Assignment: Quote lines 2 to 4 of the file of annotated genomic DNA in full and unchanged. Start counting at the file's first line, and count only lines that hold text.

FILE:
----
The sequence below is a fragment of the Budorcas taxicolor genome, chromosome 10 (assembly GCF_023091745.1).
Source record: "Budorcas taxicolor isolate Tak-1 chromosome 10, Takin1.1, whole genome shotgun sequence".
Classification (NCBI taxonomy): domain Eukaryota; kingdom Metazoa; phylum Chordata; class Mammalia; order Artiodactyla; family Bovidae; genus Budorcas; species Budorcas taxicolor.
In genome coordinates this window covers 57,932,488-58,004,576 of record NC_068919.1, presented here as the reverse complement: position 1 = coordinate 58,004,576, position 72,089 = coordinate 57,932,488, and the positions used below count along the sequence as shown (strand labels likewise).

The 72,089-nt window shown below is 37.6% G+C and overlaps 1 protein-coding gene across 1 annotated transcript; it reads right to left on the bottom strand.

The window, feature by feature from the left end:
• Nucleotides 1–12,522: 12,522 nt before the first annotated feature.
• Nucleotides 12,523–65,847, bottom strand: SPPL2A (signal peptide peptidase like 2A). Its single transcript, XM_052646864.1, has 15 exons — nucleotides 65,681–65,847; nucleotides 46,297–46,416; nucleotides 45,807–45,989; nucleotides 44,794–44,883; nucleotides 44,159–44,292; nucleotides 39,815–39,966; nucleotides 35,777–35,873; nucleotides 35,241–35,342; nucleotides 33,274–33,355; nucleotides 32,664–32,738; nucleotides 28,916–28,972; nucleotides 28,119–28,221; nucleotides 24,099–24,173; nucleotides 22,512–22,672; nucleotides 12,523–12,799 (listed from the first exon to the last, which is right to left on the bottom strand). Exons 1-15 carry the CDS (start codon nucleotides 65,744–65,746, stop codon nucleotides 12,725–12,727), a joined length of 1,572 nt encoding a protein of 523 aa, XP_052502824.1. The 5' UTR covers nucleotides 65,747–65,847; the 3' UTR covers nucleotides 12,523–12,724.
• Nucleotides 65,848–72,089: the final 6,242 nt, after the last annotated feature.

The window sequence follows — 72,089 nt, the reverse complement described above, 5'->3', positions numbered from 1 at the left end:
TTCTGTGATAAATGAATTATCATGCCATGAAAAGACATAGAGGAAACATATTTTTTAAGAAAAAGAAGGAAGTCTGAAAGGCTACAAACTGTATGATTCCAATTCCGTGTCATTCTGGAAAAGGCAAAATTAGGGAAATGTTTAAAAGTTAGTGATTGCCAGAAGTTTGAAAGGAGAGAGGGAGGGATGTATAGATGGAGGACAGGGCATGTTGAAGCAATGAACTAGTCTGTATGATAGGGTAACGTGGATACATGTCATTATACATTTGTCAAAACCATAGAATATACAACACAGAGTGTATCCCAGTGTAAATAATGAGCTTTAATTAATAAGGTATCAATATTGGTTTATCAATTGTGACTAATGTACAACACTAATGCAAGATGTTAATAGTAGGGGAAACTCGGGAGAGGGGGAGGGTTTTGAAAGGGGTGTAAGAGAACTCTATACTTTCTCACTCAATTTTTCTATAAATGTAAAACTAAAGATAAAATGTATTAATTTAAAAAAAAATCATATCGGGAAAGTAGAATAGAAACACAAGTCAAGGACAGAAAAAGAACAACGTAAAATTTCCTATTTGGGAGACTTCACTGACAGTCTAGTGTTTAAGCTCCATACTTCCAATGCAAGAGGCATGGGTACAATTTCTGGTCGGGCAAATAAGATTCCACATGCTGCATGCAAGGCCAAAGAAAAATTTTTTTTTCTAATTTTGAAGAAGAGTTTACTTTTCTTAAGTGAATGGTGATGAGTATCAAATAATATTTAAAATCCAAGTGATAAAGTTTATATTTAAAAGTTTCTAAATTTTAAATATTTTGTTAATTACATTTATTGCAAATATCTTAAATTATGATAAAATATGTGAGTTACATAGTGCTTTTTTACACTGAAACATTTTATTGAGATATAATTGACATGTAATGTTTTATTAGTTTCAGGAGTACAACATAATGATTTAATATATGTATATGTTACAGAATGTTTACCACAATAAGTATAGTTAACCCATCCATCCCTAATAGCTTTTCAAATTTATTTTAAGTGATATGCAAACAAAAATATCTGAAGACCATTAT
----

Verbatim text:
Source record: "Budorcas taxicolor isolate Tak-1 chromosome 10, Takin1.1, whole genome shotgun sequence".
Classification (NCBI taxonomy): domain Eukaryota; kingdom Metazoa; phylum Chordata; class Mammalia; order Artiodactyla; family Bovidae; genus Budorcas; species Budorcas taxicolor.
In genome coordinates this window covers 57,932,488-58,004,576 of record NC_068919.1, presented here as the reverse complement: position 1 = coordinate 58,004,576, position 72,089 = coordinate 57,932,488, and the positions used below count along the sequence as shown (strand labels likewise).